If you’re a little bird-crazy like us, keeping feeders filled is a priority that takes time – in fact it’s a daily chore lately due to some bully birds hanging around the yard. Only filling feeders about one quarter of capacity, because no matter what’s offered… it’s gone in a few hours! And we’re not even talking squirrels here… grackles, starlings and doves are the culprits. Isn’t it time for them to move on yet?
Because squirrels are enough menace in their own right, every single bird feeder has a baffle on it, even bluebird houses have baffles to protect nests from curious paws. But outwitting the critters really isn’t as difficult as some may think. Squirrel Proof Bird Feeders with cages like this are very effective against both squirrels and larger, less desirable birds. Some of the caged feeders are let’s say, kind of cheesy, but this large capacity model is super quality and made in the USA. With a big three gallon capacity, and built in seed tray to catch waste, this super squirrel-resistant feeder even has an innovative design that makes it simple to fill and clean. The PVC feeder tube will never yellow like some of the acrylic tubes, and stainless steel feeder ports retain their shiny new look.
Don’t get us wrong… we feed the squirrels too, but somehow that’s never enough either. May be time to look into one of these for our own yard? And although a bit overboard with our wildlife habitat, that’s not really us feeding this furry friend – although it is kinda cute!
Sometimes it’s the tiniest things that can bear the biggest impact. Hummingbirds for example, are the smallest of beaked migratory visitors, but their performances are anything but small in stature! Putting on some of the greatest shows with their expert acrobatics and natural antics, it’s no wonder these tiny sprites continue to mesmerize and endear so many people.
Not too terribly shy either, once they become regulars at backyard fountains or feeders, and familiar with their hosts… they’ll buzz by so close you can feel the breeze from their speedy wings! It happened just today… while changing nectar in the window hummingbird feeder – her swift movement caused a swooshing breeze and a bass-like buzz that went right by my head… it made for a pretty magical experience!
Oh, and the tiny tube feeder on the window? It’s actually part of set that lets you train hummingbirds to eat from your hand (well almost). The idea is once they get used to the tubes, you sit quietly holding the feeder by the copper wand and the sprites come right up and eat – within twelve or so inches from you. One feeder is staked to set in a flower pot or plant, the other a window feeder. It’s actually pretty cool, but does require a little bit of patience. Training time may vary depending on how well your hummingbirds know you. A tiny little feeder set for some tiny birds that promise to bring some big amazement to your world!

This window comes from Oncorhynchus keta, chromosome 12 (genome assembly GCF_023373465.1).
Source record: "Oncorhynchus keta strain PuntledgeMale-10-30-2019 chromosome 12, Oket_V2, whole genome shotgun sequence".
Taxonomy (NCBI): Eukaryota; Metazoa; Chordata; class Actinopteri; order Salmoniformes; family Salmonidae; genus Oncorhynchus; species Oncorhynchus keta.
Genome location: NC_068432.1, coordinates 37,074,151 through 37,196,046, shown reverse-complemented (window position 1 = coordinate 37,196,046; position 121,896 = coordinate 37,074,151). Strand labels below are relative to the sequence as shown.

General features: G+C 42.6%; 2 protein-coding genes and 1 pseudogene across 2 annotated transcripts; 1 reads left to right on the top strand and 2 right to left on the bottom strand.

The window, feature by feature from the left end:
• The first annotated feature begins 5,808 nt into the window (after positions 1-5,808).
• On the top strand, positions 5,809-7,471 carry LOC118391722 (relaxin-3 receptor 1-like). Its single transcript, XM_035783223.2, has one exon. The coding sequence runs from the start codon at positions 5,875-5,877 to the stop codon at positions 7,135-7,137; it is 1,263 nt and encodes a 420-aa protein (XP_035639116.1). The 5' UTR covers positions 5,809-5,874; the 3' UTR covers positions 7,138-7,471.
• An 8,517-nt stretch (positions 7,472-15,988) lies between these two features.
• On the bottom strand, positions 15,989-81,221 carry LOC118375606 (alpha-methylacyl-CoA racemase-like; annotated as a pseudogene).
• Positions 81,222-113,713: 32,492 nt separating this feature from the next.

It’s been a strange season for birds in general due to the lengthy winter weather. Because some parts of the country were still seeing snow in late April and early May, mortality rates among nestlings were higher than usual. Colder than normal temps along with scarcity of natural food sources may have also accounted for some unsuccessful migrations of favorite feathered friends like hummingbirds. Many folks have reported seeing fewer of these sprites around feeders early in the season this year.
On the flip side, resident birds whose nesting season is about over, are attempting later than usual broods. Many blue bird houses which have already fledged two or three sets of nestlings are seeing their third and even fourth clutch of the season! This is all wonderful news for bluebirds… except for the searing temperatures July and August can bring.
If it’s hot outside, guaranteed it’s hotter inside a birdhouse. Babies can not regulate their body temperatures until they reach a certain age, but there are a few things you can do to help bluebirds (and others) beat the heat. First and foremost is to keep blue bird houses out of the sun, especially that baking afternoon sun. Moving a box a few feet where it’s shaded in the afternoon makes a difference in the ambient temperature inside the box. To featherless nestlings, just a few degrees can mean the difference between life or death. Birdbaths and Leaf Misters also help birds cool down during extreme heat. Parents will even shake themselves over babies dripping a bit of water to cool them.
Crazy as it sounds, there are other ways to cool down blue bird houses. Setting an ice pack or two on top of the house, attached with a large rubber band or bungee will help to cool temps inside. Recent discussions revealed a few folks putting up umbrellas to shade their nest boxes, again attached with bungee cords. Last summer we even wrapped our Gilbertson nest box with a heat shield – the kind used for car windshields! Easy to measure, and simple to cut, duct tape and rubber bands held the soft shield securely in place. The blues didn’t mind it all, and it helped their digs and babies stay cooler. Four fledged in mid-August of 2012. Stats like these mean it’s not too late to offer bluebirds housing. At the very least, you may be providing a nightly winter roost for other resident birds.
The image isn’t so great, but you can see the foil-like cover on the round blue bird house to the right. It literally took five minutes to complete this easy project, and may have helped save four babies from succumbing to horrid heat.